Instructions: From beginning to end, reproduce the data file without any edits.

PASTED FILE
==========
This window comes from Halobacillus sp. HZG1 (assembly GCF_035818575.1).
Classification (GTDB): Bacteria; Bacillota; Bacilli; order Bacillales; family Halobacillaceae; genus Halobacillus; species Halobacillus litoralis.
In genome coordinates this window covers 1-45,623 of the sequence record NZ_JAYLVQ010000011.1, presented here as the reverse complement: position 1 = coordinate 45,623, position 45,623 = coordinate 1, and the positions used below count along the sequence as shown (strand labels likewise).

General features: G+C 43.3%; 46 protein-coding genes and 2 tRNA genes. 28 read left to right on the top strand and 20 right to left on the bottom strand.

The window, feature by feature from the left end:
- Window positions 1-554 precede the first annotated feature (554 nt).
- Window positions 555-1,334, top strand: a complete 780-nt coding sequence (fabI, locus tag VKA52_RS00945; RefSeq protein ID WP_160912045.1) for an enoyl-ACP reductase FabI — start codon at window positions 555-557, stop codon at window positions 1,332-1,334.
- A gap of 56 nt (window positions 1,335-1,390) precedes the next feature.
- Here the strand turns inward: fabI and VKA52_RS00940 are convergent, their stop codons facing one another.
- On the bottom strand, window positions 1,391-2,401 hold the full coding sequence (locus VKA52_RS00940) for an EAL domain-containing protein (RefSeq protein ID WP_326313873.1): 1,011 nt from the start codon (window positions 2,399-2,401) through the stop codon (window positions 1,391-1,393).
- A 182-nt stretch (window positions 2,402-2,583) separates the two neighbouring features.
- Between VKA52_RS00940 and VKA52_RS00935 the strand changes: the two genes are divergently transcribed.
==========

This window comes from Halobacillus sp. HZG1 (assembly GCF_035818575.1).
Classification (GTDB): Bacteria; Bacillota; Bacilli; order Bacillales; family Halobacillaceae; genus Halobacillus; species Halobacillus litoralis.
In genome coordinates this window covers 1-45,623 of the sequence record NZ_JAYLVQ010000011.1, presented here as the reverse complement: position 1 = coordinate 45,623, position 45,623 = coordinate 1, and the positions used below count along the sequence as shown (strand labels likewise).

General features: G+C 43.3%; 46 protein-coding genes and 2 tRNA genes. 28 read left to right on the top strand and 20 right to left on the bottom strand.

The window, feature by feature from the left end:
- Window positions 1-554 precede the first annotated feature (554 nt).
- Window positions 555-1,334, top strand: a complete 780-nt coding sequence (fabI, locus tag VKA52_RS00945; RefSeq protein ID WP_160912045.1) for an enoyl-ACP reductase FabI — start codon at window positions 555-557, stop codon at window positions 1,332-1,334.
- A gap of 56 nt (window positions 1,335-1,390) precedes the next feature.
- Here the strand turns inward: fabI and VKA52_RS00940 are convergent, their stop codons facing one another.
- On the bottom strand, window positions 1,391-2,401 hold the full coding sequence (locus VKA52_RS00940) for an EAL domain-containing protein (RefSeq protein ID WP_326313873.1): 1,011 nt from the start codon (window positions 2,399-2,401) through the stop codon (window positions 1,391-1,393).
- A 182-nt stretch (window positions 2,402-2,583) separates the two neighbouring features.
- Between VKA52_RS00940 and VKA52_RS00935 the strand changes: the two genes are divergently transcribed.